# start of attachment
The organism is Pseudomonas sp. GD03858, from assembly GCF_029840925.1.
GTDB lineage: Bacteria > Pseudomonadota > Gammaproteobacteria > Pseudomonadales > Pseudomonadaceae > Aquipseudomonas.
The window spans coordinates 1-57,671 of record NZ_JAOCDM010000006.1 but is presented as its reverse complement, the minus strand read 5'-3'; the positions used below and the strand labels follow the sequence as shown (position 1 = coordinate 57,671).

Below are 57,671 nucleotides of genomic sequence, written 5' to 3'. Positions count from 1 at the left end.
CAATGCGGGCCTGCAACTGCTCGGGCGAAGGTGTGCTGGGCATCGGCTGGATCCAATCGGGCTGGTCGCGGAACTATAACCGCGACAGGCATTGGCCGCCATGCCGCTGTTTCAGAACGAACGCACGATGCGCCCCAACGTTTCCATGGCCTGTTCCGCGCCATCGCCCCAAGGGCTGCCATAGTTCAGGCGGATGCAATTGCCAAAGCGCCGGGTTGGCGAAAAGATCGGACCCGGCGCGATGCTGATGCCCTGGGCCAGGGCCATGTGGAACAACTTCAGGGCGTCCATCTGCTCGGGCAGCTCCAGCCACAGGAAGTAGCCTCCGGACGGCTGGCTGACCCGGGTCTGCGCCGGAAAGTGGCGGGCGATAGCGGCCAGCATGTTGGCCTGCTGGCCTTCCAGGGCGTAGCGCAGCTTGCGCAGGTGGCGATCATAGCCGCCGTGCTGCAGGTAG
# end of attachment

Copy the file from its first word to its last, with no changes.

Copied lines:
The organism is Pseudomonas sp. GD03858, from assembly GCF_029840925.1.
GTDB lineage: Bacteria > Pseudomonadota > Gammaproteobacteria > Pseudomonadales > Pseudomonadaceae > Aquipseudomonas.
The window spans coordinates 1-57,671 of record NZ_JAOCDM010000006.1 but is presented as its reverse complement, the minus strand read 5'-3'; the positions used below and the strand labels follow the sequence as shown (position 1 = coordinate 57,671).

Below are 57,671 nucleotides of genomic sequence, written 5' to 3'. Positions count from 1 at the left end.
CAATGCGGGCCTGCAACTGCTCGGGCGAAGGTGTGCTGGGCATCGGCTGGATCCAATCGGGCTGGTCGCGGAACTATAACCGCGACAGGCATTGGCCGCCATGCCGCTGTTTCAGAACGAACGCACGATGCGCCCCAACGTTTCCATGGCCTGTTCCGCGCCATCGCCCCAAGGGCTGCCATAGTTCAGGCGGATGCAATTGCCAAAGCGCCGGGTTGGCGAAAAGATCGGACCCGGCGCGATGCTGATGCCCTGGGCCAGGGCCATGTGGAACAACTTCAGGGCGTCCATCTGCTCGGGCAGCTCCAGCCACAGGAAGTAGCCTCCGGACGGCTGGCTGACCCGGGTCTGCGCCGGAAAGTGGCGGGCGATAGCGGCCAGCATGTTGGCCTGCTGGCCTTCCAGGGCGTAGCGCAGCTTGCGCAGGTGGCGATCATAGCCGCCGTGCTGCAGGTAG